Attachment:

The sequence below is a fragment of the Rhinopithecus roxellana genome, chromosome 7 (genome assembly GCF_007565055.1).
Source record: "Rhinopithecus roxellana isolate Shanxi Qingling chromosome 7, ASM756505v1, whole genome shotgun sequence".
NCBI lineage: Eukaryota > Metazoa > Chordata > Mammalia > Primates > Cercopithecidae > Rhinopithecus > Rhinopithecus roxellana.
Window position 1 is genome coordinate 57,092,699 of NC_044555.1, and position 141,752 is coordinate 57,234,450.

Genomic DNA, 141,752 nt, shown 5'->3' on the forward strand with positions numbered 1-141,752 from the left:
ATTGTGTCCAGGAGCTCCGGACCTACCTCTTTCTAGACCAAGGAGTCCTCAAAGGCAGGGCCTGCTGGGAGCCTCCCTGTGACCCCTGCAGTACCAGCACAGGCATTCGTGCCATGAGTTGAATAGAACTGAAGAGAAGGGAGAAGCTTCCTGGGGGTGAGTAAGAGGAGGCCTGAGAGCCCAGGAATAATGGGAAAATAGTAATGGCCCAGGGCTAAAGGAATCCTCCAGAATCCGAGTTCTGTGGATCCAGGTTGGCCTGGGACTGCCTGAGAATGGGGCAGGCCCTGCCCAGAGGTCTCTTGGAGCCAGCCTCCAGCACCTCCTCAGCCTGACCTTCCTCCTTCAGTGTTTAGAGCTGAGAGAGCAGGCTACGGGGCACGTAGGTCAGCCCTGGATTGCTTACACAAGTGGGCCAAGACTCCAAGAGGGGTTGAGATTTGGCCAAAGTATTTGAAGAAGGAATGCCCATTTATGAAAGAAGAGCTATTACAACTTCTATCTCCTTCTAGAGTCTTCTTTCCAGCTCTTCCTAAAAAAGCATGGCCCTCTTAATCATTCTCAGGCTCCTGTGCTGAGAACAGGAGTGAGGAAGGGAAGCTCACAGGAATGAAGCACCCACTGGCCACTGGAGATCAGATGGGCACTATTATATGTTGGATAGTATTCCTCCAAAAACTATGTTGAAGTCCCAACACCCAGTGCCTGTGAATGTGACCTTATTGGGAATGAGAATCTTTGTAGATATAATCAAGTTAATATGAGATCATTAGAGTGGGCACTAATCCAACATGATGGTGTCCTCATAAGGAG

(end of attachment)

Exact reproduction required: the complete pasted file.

The sequence below is a fragment of the Rhinopithecus roxellana genome, chromosome 7 (genome assembly GCF_007565055.1).
Source record: "Rhinopithecus roxellana isolate Shanxi Qingling chromosome 7, ASM756505v1, whole genome shotgun sequence".
NCBI lineage: Eukaryota > Metazoa > Chordata > Mammalia > Primates > Cercopithecidae > Rhinopithecus > Rhinopithecus roxellana.
Window position 1 is genome coordinate 57,092,699 of NC_044555.1, and position 141,752 is coordinate 57,234,450.

Genomic DNA, 141,752 nt, shown 5'->3' on the forward strand with positions numbered 1-141,752 from the left:
ATTGTGTCCAGGAGCTCCGGACCTACCTCTTTCTAGACCAAGGAGTCCTCAAAGGCAGGGCCTGCTGGGAGCCTCCCTGTGACCCCTGCAGTACCAGCACAGGCATTCGTGCCATGAGTTGAATAGAACTGAAGAGAAGGGAGAAGCTTCCTGGGGGTGAGTAAGAGGAGGCCTGAGAGCCCAGGAATAATGGGAAAATAGTAATGGCCCAGGGCTAAAGGAATCCTCCAGAATCCGAGTTCTGTGGATCCAGGTTGGCCTGGGACTGCCTGAGAATGGGGCAGGCCCTGCCCAGAGGTCTCTTGGAGCCAGCCTCCAGCACCTCCTCAGCCTGACCTTCCTCCTTCAGTGTTTAGAGCTGAGAGAGCAGGCTACGGGGCACGTAGGTCAGCCCTGGATTGCTTACACAAGTGGGCCAAGACTCCAAGAGGGGTTGAGATTTGGCCAAAGTATTTGAAGAAGGAATGCCCATTTATGAAAGAAGAGCTATTACAACTTCTATCTCCTTCTAGAGTCTTCTTTCCAGCTCTTCCTAAAAAAGCATGGCCCTCTTAATCATTCTCAGGCTCCTGTGCTGAGAACAGGAGTGAGGAAGGGAAGCTCACAGGAATGAAGCACCCACTGGCCACTGGAGATCAGATGGGCACTATTATATGTTGGATAGTATTCCTCCAAAAACTATGTTGAAGTCCCAACACCCAGTGCCTGTGAATGTGACCTTATTGGGAATGAGAATCTTTGTAGATATAATCAAGTTAATATGAGATCATTAGAGTGGGCACTAATCCAACATGATGGTGTCCTCATAAGGAG